Monday, May 25, 2020
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Doctors stress early diagnosis crucial in the breast cancer fight

An early breast cancer diagnosis not only increases the chance of a cure, but also decreases the incidence of morbidity and the side effects of various aspects of treatment, according to Dr. Osama Kellini, medical director and clinical oncologist specialist at the Cancer Centre.

With breast cancer the most commonly occurring cancer in women, and the second most common cancer overall, and over two million new cases in 2018, Kellini said the good news is that women are living in a time when they are surviving the disease, and the population of survivors is expected to grow. But he cautions that women still need to be vigilant and take measures to protect themselves.

“The recommendation that women who are at average risk for breast cancer start getting mammograms yearly at age 40; women 55 and older should switch to mammograms every two years or continue yearly screening.”

The clinical oncologist specialist warned that mammograms do not detect every breast cancer, and that women at every age should be familiar with how their breasts normally look and feel, as well as be familiar with signs and symptoms of breast cancer.

“Although there are differing opinions about the benefits of breast self-exams, it is important… starting in their late teens and early 20s, for patients to know the proper technique, what to look for, and what is their normal,” he said. “For example, if one breast has always been smaller, of if one nipple has always turned inward.”

The most common symptom of breast cancer, he said, is a new lump or mass in the breast.

“A painless, hard mass that has uneven edges is more likely to be cancer; but breast cancers can be tender, soft or rounded. For this reason, it is important to have any new breast mass, lump or change in the breast checked by a health care professional.”

Other possible symptoms of breast cancer, he said, can include the swelling of all or part of a breast, even if no distinct lump is felt; skin irritation or dimpling of the skin; breast or nipple pain; nipple retraction or turning inward; redness, scaling or thickening of the nipple or breast skin; and nipple discharge other than breast milk.

He said the comprehensive guidance on risk assessment, genetic testing, screenings and prevention strategies will give a multi-disciplinary approach to cancer care, which then provides an individualized recommendation regarding diagnosis, treatment, surgery and recovery.

Dr. Amaresh Hombal, consultant radiologist, the Breast Center at Medical Pavilion, said the five-year survival rate of breast cancer is over 90 percent if detected early. During October’s breast cancer awareness month where the highlight is on education, prevention and cure, he said prevention offers the most cost-effective long-term strategy for controlling breast cancer.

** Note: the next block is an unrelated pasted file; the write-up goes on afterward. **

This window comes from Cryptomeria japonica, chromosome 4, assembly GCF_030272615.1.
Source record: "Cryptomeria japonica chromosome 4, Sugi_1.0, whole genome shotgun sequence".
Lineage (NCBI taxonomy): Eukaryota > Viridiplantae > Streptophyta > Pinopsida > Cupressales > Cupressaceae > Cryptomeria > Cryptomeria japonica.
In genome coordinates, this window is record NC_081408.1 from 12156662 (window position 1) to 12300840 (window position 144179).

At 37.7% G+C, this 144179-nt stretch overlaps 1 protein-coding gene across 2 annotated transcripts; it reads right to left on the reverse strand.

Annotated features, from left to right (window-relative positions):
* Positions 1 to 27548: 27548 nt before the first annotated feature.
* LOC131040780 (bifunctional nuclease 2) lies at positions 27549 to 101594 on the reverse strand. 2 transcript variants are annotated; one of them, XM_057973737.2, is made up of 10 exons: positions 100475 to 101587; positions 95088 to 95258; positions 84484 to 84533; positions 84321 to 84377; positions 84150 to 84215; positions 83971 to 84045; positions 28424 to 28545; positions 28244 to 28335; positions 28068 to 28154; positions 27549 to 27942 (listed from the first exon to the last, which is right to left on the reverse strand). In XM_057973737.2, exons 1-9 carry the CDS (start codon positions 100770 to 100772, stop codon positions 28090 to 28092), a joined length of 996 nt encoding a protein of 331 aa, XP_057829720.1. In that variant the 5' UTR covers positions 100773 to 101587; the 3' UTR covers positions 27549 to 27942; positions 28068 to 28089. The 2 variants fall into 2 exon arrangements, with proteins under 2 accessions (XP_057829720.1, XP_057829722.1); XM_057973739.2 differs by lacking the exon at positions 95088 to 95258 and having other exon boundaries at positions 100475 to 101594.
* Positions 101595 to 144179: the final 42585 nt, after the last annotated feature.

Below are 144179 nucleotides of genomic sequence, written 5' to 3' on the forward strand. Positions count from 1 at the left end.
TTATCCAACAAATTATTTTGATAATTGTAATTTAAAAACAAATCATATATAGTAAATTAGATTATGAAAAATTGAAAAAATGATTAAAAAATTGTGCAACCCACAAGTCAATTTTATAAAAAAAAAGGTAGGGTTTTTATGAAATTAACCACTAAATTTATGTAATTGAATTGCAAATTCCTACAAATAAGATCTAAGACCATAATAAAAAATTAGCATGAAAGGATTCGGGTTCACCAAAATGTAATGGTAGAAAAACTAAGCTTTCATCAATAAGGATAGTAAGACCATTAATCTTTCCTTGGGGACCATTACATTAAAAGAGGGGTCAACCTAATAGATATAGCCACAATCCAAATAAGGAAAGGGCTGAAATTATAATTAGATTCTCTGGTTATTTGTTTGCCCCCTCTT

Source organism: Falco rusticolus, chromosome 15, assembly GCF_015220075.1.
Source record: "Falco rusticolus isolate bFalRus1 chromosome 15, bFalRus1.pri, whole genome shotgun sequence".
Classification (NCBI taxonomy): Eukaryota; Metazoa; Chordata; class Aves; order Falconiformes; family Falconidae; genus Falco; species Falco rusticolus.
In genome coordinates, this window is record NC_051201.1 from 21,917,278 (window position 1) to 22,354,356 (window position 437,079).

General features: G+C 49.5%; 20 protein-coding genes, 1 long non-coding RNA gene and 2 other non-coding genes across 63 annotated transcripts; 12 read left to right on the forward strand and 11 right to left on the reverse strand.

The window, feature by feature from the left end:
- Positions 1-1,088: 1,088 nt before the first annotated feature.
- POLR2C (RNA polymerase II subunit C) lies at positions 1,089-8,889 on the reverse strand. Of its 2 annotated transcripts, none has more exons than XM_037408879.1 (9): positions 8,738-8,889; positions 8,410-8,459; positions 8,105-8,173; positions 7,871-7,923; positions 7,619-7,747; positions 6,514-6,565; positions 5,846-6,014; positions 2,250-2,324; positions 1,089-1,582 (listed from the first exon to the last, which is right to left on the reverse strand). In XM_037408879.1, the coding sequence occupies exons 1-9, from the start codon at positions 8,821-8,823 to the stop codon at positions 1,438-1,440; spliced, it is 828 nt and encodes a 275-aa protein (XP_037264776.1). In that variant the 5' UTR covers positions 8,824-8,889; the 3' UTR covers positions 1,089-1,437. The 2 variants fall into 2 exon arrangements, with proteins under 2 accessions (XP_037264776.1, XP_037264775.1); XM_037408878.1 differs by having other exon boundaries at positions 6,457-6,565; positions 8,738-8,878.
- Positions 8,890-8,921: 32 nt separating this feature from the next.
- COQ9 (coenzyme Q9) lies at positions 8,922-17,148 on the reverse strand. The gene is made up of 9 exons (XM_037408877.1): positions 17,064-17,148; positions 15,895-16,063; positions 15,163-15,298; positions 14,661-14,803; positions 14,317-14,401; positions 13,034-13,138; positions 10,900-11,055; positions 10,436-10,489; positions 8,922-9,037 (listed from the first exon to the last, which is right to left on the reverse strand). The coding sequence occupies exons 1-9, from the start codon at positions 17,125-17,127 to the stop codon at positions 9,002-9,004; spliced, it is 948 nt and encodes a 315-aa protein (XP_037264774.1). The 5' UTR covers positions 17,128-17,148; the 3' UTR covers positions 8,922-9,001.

Prevention of breast cancer mainly involves two things – lifestyle changes to reduce the cancer risk, regular screening tests in women over 40 years, or earlier in those with high risk.

According to Hombal, lifestyle changes include staying physically active with regular exercise, eating healthy, watching your weight, limiting alcohol intake and avoiding smoking.

“Screening for breast cancer with medical imaging has been shown to significantly decrease mortality, and mammography is the mainstay of screening for clinically hidden disease. Other diagnostic exams like ultrasound and magnetic resonance imaging have been used as adjunctive screening tools, especially for women who are at increased risk.”

Hombal said a mammogram is used to aid in the early detection and diagnosis of breast diseases in women. Two pictures of each breast are taken – one from the side and one from above; a screening mammogram usually takes about 15 to 20 minutes from start to finish.

There are two types of mammograms.

“Mammograms are most often used to look for breast cancer that is too small to be felt in women who have no breast complaints or symptoms – these are called screening mammograms. Mammograms are also used in women who have breast symptoms, such as a lump, nipple discharge, pain, or who have a suspicious finding on a screening mammogram – these are called diagnostic mammograms.”

With advantages of digital mammography over conventional, the radiologist said digital mammography takes less time than traditional film-based exams which translates into less discomfort, and less compression application.

“Radiologists can zoom in and out of the breast images and contrast can be adjusted. Through an inverting feature, physicians can detect micro-calcifications more efficiently. Digital images give better visibility of the breast, particularly near the skin line, chest wall and in women with dense breast tissue. Digital images are easily stored and retrieved. Physicians can electronically send digital images anywhere to be viewed on a workstation by another physician.”

Hombal said screening mammograms have been proven to significantly decrease deaths from breast cancer.

Simply put, early detection of breast cancer using mammograms saves lives. The risk of getting cancer from the mammogram itself is negligible, and the benefits far outweigh the risk.

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